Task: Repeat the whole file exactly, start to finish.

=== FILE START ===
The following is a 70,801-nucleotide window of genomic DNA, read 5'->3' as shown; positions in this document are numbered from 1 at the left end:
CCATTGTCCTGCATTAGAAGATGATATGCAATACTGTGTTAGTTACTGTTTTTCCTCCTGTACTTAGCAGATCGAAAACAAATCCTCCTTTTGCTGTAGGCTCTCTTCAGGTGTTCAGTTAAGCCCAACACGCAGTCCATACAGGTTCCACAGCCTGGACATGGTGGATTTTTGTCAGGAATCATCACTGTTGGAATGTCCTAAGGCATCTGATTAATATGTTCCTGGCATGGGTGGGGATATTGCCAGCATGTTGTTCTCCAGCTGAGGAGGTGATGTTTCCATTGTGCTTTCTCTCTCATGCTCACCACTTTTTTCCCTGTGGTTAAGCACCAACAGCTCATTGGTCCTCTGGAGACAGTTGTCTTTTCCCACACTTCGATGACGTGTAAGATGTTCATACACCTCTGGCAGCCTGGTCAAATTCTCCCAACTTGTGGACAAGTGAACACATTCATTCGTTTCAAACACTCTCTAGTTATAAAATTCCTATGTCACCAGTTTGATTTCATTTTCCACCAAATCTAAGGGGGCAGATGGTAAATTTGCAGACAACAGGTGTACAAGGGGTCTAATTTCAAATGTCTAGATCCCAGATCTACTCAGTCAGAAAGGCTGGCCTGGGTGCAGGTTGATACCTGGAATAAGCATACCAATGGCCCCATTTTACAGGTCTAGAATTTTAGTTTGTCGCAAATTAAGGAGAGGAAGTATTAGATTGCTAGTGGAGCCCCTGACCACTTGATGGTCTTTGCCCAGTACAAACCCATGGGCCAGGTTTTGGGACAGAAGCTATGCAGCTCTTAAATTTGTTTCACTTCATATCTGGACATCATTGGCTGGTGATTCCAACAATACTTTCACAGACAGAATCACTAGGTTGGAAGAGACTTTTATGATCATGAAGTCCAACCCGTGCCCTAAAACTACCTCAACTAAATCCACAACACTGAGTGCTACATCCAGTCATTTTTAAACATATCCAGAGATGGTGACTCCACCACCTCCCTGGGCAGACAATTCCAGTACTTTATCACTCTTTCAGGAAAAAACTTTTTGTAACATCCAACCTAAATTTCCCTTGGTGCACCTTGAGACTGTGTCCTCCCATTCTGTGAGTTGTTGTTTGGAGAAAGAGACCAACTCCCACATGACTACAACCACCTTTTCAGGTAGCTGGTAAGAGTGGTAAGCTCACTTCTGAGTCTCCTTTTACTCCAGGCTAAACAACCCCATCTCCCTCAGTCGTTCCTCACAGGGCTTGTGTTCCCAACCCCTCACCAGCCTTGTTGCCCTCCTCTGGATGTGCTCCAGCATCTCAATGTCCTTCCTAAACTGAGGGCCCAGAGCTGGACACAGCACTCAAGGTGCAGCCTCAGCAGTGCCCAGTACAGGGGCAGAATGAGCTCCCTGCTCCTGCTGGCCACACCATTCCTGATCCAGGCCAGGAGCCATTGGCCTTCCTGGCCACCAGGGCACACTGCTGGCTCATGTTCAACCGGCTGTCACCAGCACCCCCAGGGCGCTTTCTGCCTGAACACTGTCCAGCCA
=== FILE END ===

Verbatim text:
The following is a 70,801-nucleotide window of genomic DNA, read 5'->3' as shown; positions in this document are numbered from 1 at the left end:
CCATTGTCCTGCATTAGAAGATGATATGCAATACTGTGTTAGTTACTGTTTTTCCTCCTGTACTTAGCAGATCGAAAACAAATCCTCCTTTTGCTGTAGGCTCTCTTCAGGTGTTCAGTTAAGCCCAACACGCAGTCCATACAGGTTCCACAGCCTGGACATGGTGGATTTTTGTCAGGAATCATCACTGTTGGAATGTCCTAAGGCATCTGATTAATATGTTCCTGGCATGGGTGGGGATATTGCCAGCATGTTGTTCTCCAGCTGAGGAGGTGATGTTTCCATTGTGCTTTCTCTCTCATGCTCACCACTTTTTTCCCTGTGGTTAAGCACCAACAGCTCATTGGTCCTCTGGAGACAGTTGTCTTTTCCCACACTTCGATGACGTGTAAGATGTTCATACACCTCTGGCAGCCTGGTCAAATTCTCCCAACTTGTGGACAAGTGAACACATTCATTCGTTTCAAACACTCTCTAGTTATAAAATTCCTATGTCACCAGTTTGATTTCATTTTCCACCAAATCTAAGGGGGCAGATGGTAAATTTGCAGACAACAGGTGTACAAGGGGTCTAATTTCAAATGTCTAGATCCCAGATCTACTCAGTCAGAAAGGCTGGCCTGGGTGCAGGTTGATACCTGGAATAAGCATACCAATGGCCCCATTTTACAGGTCTAGAATTTTAGTTTGTCGCAAATTAAGGAGAGGAAGTATTAGATTGCTAGTGGAGCCCCTGACCACTTGATGGTCTTTGCCCAGTACAAACCCATGGGCCAGGTTTTGGGACAGAAGCTATGCAGCTCTTAAATTTGTTTCACTTCATATCTGGACATCATTGGCTGGTGATTCCAACAATACTTTCACAGACAGAATCACTAGGTTGGAAGAGACTTTTATGATCATGAAGTCCAACCCGTGCCCTAAAACTACCTCAACTAAATCCACAACACTGAGTGCTACATCCAGTCATTTTTAAACATATCCAGAGATGGTGACTCCACCACCTCCCTGGGCAGACAATTCCAGTACTTTATCACTCTTTCAGGAAAAAACTTTTTGTAACATCCAACCTAAATTTCCCTTGGTGCACCTTGAGACTGTGTCCTCCCATTCTGTGAGTTGTTGTTTGGAGAAAGAGACCAACTCCCACATGACTACAACCACCTTTTCAGGTAGCTGGTAAGAGTGGTAAGCTCACTTCTGAGTCTCCTTTTACTCCAGGCTAAACAACCCCATCTCCCTCAGTCGTTCCTCACAGGGCTTGTGTTCCCAACCCCTCACCAGCCTTGTTGCCCTCCTCTGGATGTGCTCCAGCATCTCAATGTCCTTCCTAAACTGAGGGCCCAGAGCTGGACACAGCACTCAAGGTGCAGCCTCAGCAGTGCCCAGTACAGGGGCAGAATGAGCTCCCTGCTCCTGCTGGCCACACCATTCCTGATCCAGGCCAGGAGCCATTGGCCTTCCTGGCCACCAGGGCACACTGCTGGCTCATGTTCAACCGGCTGTCACCAGCACCCCCAGGGCGCTTTCTGCCTGAACACTGTCCAGCCA